Travel: 48 Hours: Global Agenda
Saturday 06 March 1999
IF YOU'RE the kind of traveller who spends as much time exploring the social context of your destination as its brochure-puffed hot spots, you should enjoy "Photography and Transformations of the Contemporary City: Venezia - Marghera". Conceived in 1917 by the Venetian Count Guiseppe Volpi as an expansion of Venice, Marghera, which overlooks the island from the mainland, became a model of rampant industrialisation before succumbing to urban pollution, as the shipyards, petrochemical plants and heavy industries loomed over its residential area. The show's 230 photographs by 15 contemporary photographers capture the area's complex history, reflecting concerns about the management of post-industrial society that are pertinent to cities everywhere.
Canadian Centre for Architecture, 1920 rue Baile, , Quebec, Canada (00 1 514 939 7000) to 25 Apr, $3-$6
IN A show curated by the Centre Georges Pompidou in Paris, 230 of Man Ray's most important photographs will be on display at Madrid's Rena Sofa museum until the end of April. Although much of the American's fame stems from his portraits of famous contemporaries such as Picasso, Bunuel, Hemingway and his partner Lee Miller, Man Ray stretched his artistic muscles with his surrealistic prints, many of them using the process he called Solarisation.
Centro de Arte Rena Sofa, 52 Santa Isabel, Madrid, Spain (00 34 91 467 5062) to 23 Apr, closed Tuesday, Pts500
THE FORMAL gardens and parkland belonging to the 17th-century Holders House on Barbados is the location for a leading Caribbean cultural event, Holders Season. Founded in 1993, the celebration of opera, music and theatre attracts world-famous artists such as Luciano Pavarotti and the Royal Philharmonic Orchestra in 1997, who no doubt find the charms of the location hard to resist. Highlights this year include Kit Hesketh Harvey's Caribbean adaptation of The Tempest, starring Kylie Minogue, performances of Kit and the Widow by artists from London's West End and a grand finale featuring the Barbados Youth Orchestra with the Jamaican-born, internationally acclaimed bass, Willard White.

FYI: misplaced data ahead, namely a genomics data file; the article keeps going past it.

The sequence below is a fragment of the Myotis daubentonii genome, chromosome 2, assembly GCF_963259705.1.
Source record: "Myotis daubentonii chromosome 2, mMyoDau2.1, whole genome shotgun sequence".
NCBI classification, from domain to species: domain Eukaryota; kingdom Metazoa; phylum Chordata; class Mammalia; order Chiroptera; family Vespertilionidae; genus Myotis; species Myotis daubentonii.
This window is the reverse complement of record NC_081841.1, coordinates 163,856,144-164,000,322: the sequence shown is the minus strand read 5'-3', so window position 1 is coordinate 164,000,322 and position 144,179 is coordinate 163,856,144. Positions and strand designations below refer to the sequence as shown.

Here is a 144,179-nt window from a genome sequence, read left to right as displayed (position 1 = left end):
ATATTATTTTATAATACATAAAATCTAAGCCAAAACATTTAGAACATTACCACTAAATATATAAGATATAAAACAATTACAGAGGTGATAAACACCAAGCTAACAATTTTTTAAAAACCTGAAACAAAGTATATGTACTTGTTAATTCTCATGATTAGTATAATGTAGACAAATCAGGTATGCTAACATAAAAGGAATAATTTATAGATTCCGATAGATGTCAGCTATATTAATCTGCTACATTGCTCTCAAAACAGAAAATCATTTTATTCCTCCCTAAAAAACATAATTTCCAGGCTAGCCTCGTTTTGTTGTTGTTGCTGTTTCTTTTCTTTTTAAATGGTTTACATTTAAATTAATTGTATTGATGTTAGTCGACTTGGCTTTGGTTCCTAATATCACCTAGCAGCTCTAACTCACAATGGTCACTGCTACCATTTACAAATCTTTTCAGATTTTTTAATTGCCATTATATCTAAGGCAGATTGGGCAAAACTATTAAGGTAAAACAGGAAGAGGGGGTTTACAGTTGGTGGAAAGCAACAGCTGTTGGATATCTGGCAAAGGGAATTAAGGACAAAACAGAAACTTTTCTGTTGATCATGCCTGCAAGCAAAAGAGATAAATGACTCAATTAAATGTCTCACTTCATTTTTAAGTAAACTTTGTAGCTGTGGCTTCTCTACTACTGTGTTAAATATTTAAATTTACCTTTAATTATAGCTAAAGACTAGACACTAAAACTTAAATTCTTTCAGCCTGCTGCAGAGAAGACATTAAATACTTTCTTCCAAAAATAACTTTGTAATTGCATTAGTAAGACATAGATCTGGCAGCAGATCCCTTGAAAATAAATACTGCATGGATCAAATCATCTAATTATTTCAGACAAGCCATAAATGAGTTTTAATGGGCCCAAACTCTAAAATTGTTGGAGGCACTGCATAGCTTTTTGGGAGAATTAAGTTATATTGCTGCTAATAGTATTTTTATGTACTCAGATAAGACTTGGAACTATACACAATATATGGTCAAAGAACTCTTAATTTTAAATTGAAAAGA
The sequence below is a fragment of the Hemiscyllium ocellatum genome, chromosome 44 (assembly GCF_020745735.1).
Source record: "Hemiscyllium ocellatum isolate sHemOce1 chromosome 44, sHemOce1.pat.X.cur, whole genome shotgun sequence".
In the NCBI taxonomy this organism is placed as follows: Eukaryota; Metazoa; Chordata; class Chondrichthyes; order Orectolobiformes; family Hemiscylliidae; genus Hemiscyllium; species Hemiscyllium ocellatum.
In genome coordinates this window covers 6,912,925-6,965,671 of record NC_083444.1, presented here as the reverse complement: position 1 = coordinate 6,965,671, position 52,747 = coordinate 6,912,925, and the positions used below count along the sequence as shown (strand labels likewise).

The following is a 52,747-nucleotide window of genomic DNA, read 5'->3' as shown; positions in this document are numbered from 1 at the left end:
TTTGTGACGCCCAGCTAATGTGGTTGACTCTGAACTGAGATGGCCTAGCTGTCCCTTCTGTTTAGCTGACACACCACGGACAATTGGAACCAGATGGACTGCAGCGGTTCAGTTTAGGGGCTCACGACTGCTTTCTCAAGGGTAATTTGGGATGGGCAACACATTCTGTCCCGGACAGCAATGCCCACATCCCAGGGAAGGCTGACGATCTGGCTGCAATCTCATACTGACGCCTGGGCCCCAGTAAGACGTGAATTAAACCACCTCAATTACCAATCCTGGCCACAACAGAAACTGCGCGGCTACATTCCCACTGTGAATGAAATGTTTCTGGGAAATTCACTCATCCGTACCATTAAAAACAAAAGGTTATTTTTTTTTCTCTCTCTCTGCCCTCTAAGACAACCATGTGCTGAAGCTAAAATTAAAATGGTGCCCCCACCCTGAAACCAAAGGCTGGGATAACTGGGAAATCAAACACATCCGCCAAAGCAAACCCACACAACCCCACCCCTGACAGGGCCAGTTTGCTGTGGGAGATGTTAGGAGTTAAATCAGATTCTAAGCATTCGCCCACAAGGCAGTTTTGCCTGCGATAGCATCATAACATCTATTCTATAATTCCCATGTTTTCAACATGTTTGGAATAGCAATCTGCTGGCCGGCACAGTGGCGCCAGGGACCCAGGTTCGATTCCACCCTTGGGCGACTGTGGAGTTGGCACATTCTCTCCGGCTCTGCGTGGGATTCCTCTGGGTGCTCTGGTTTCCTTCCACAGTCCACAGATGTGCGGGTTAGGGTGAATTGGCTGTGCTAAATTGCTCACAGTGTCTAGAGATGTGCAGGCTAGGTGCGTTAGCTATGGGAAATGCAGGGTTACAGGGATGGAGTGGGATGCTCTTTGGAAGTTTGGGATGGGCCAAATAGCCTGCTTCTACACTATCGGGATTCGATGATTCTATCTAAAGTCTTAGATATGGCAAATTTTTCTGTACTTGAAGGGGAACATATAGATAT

Holders House, Barbados (00 1 246 432 6385) to 20 Mar
A LAUDABLE cultural incentive - or a canny ploy to take our minds off delays at some of Europe's busier airports? The Airports Council International (ACI) has just released its cultural events calendar for 1999 and it states that not only "painting, sculpture and photographic exhibitions" but also "music performances and stage productions are becoming more and more common at airports". Items for the lounge-weary tourist's delectation this year include "150 years of Belgian Mail" at Brussels, "Hafenkonzert: Hamburg Harbour Proms" at Hamburg, and a philatelic exhibition in Menorca...
TVJamie's Sugar Rush reveal's campaigning chef's new foe
Arts & Ents blogs
- 1 What marriage would look like if we actually followed the Bible
- 2 President Obama leaves touching comment on Humans of New York photo from Iran
- 3 If these extraordinarily powerful images of a dead Syrian child washed up on a beach don't change Europe's attitude to refugees, what will?
- 4 The Chinese city where men have 'three girlfriends because there are so many women'
- 5 'Heartbreaking' Syria orphan photo wasn't taken in Syria and not of orphan
The Gamechangers trailer: Daniel Radcliffe stars in GTA movie
Star Wars: New action dolls launched on Force Friday ahead of The Force Awakens release
Ricki And The Flash, film review: Meryl Streep's rock'n'roll creation steals the show
Joan Aiken: Today's Google Doodle celebrates life of British fantasy novelist
Photographer captures the beauty and intensity of his girlfriend giving birth at home
Britain to take more refugees as Cameron bows to pressure after more than 250,000 back our campaign
Senior British politicians tell David Cameron: When dead children are being washed up on beaches – it's time to act
Jeremy Corbyn calls Osama bin Laden's killing a 'tragedy' - but was it taken out of context?
If these extraordinarily powerful images of a dead Syrian child washed up on a beach don't change Europe's attitude to refugees, what will?
If you're not already angry about the refugee crisis, here's a history lesson to remind you why you really should be
Refugees welcome: More than 250,000 sign Independent petition calling for Britain to 'take its fair share'